Melville bright spots and land use

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Melville has one of the highest concentrations of schools in Hamilton, with 5 primary schools if you count South City Christian School and Te Kura Kaupapa Maori O Whakawetea. This provides lots for choice for families choosing to live in this part of the city and helps to explain why the median age in Melville is 2 years below the median for Hamilton city.

Looking for Melville’s bright spot, Mountview Rd is attractive to an increasing number of people, who on average are younger and increasingly wealthier than the people living there last century.

We should note that the 2013 census data is starting to age; there is investment along Mahoe St, Catalina Dr and Saxby’s Rd and the outcome from this new investment is not measured in the 2013 statistics currently available.

 

Category: News

Hamilton city centre – A 2013 Louis Wirth measure

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Louis Wirth (1897-1952) was a noted urban scholar who created a typology of urbanism that defines cities according to three factors

  1. Large population size
  2. Density of settlement
  3. Heterogeneity [diversity] of inhabitants and group life

Hamilton, with a population of over 100,000, is city-sized and it does have a good number of areas with population densities of over 3,000 people per square km, but no unit areas meeting the urban density benchmark of 10,000 persons per square mile [3,886 per square km] suggested by Mark Jefferson (see p6 in the reference below)

However, as Wirth stated, “The characterization of a community as urban on the basis of size alone is obviously arbitrary” (p5).

This brings us to heterogeneity, which can be interpreted as showing that something that is made up of many different elements, one example being a local dialect that has components from several different languages. Census data uses two measures for language, as illustrated in the examples below.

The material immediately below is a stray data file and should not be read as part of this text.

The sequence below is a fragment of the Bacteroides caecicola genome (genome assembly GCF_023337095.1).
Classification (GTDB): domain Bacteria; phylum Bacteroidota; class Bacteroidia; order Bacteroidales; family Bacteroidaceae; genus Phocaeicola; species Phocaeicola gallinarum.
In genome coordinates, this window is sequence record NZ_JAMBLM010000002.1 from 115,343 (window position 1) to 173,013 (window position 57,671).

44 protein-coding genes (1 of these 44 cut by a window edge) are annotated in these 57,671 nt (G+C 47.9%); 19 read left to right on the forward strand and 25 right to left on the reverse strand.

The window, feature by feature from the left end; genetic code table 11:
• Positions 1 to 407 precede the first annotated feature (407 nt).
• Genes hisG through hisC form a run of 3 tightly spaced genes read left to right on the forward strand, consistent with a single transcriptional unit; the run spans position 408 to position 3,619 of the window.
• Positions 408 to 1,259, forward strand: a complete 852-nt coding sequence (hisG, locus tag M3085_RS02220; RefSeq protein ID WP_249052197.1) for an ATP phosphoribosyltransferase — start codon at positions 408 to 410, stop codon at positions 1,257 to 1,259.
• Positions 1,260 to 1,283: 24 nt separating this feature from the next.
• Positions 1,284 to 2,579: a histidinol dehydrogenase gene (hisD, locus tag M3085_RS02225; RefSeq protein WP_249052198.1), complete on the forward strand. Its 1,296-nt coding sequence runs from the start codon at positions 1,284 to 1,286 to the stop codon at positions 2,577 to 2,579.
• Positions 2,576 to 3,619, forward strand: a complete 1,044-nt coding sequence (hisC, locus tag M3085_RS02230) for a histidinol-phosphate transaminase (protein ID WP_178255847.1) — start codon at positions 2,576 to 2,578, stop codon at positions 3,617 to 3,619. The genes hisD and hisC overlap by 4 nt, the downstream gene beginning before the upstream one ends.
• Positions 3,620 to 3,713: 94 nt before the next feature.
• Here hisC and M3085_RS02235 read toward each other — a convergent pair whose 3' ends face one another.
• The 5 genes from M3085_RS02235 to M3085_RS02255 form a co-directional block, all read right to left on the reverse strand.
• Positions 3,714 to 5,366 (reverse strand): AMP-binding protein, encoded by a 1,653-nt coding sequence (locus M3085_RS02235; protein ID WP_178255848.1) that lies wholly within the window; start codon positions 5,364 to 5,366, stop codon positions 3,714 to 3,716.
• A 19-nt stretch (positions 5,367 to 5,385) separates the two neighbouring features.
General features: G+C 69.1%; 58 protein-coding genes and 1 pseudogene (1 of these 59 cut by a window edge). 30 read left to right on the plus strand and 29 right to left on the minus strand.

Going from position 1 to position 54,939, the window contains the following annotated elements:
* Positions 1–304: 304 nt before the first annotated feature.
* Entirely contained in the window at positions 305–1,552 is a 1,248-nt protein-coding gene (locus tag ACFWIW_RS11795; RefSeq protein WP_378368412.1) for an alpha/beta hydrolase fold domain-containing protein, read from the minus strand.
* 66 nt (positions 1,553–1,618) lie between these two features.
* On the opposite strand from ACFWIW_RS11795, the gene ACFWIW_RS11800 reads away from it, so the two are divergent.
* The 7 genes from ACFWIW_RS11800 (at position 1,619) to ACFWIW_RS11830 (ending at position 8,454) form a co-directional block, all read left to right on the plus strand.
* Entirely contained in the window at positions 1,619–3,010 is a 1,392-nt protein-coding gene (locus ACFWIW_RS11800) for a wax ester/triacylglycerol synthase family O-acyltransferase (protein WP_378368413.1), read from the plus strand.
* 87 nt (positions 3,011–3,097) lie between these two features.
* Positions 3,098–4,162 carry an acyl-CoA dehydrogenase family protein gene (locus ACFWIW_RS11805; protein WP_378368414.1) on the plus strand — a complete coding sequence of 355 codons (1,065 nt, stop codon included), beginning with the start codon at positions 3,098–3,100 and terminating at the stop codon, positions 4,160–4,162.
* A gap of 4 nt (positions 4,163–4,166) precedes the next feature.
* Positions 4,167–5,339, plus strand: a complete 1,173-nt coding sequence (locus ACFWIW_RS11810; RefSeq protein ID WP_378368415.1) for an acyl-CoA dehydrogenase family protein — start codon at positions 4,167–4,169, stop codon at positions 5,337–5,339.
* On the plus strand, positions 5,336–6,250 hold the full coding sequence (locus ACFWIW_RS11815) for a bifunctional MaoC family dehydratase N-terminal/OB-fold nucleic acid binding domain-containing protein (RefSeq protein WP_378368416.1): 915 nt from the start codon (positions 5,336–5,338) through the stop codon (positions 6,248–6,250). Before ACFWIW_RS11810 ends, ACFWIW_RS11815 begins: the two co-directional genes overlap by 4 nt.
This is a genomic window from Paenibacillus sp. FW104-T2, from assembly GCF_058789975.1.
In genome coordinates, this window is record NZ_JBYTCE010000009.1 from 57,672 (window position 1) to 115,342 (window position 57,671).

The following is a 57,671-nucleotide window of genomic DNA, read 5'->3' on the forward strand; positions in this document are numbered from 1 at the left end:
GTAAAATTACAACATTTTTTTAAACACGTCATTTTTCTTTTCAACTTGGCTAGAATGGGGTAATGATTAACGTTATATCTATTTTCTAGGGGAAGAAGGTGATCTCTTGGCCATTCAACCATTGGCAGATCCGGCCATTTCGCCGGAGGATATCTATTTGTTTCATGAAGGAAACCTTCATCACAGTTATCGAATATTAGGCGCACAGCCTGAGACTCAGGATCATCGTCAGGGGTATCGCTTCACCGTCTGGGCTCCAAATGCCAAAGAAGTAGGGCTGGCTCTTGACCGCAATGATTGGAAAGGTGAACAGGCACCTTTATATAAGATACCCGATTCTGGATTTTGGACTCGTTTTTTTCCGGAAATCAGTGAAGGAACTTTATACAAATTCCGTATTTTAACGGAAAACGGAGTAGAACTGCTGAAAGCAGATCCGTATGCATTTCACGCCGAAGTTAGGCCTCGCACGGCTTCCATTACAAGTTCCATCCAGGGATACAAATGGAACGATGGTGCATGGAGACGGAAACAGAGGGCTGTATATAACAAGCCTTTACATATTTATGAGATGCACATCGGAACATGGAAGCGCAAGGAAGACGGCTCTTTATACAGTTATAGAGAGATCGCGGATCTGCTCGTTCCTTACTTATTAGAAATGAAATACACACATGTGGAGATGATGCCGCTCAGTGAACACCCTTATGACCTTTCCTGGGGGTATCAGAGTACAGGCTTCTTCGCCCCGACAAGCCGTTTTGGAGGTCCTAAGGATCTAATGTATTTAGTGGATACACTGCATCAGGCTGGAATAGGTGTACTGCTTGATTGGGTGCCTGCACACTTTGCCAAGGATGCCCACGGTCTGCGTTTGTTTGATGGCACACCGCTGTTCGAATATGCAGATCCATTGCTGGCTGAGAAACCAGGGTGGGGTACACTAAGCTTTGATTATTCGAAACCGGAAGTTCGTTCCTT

Louis Wirth also gives a further measure: ‘The foreign born and their children constitute nearly two-thirds of all the inhabitants of cities of one million and over. Their proportion in the urban population declines as the size of the city decreases, until in the rural areas they comprise only about one-sixth of the total population.’

Using factors 2 (Density), 3 (Heterogeneity using Language) and being foreign born, we can identify Hamilton’s most compact and diverse neighbourhoods.

Neighbourhood Density per/ha Multilingual % Foreign Born % Score
University 30.2 32 36 98.2
Hillcrest West 31.5 30 36 97.5
Silverdale 25.4 29 33 87.4
Hamilton Central 11.5 32 40 83.5
Insoll 33.3 30 19 82.3
Brymer 26.5 25 29 80.5
Melville 25.7 27 27 79.7
Hamilton East 24.9 25 29 78.9
Peachgrove 22.9 26 28 76.9
Huntington 20.9 24 31 75.9
Bader 20 28 27 75
Dinsdale South 25.8 16 13 74.8
Fairview Downs 29.5 24 19 72.5
Enderley 28.5 24 20 72.5
Porrit 17 29 26 72
Rototuna 21 21 29 71
Hamilton Lake 11.5 27 32 70.5
Horsham Downs 12 25 33 70
Chedworth 22.5 22 25 69.5
Grandview 34 20 15 69
Claudelands 20.4 23 25 68.4
Crawshaw 34.1 23 11 68.1
Swarbrick 28.6 22 17 67.6
Riverlea 15.7 22 28 65.7
Clarkin 23.8 23 18 64.8
Naylor 19.6 21 24 64.6
Nawton 26.2 20 17 63.2
Maeroa 25.7 20 16 61.7
Flagstaff 18.9 17 25 60.9
Sylvester 6.5 20 29 55.5
Frankton Junction 5.8 20 24 49.5
Temple View 4.2 22 16 42.2

While the University area does well in terms of compactness and diversity, the data also show that the Hamilton Central area is attracting the right type of people; it just needs more of them.

Reference: Wirth, L. (1938). Urbanism as a way of life. American Journal of Sociology, 44(1), 1-24. Retrieved from

http://choros.epfl.ch/files/content/sites/choros/files/shared/Enseignement/Sciences%20de%20la%20ville/11-12/Wirth%20-%20Urbanism.pdf

Category: CBD, Demographics, News, Planning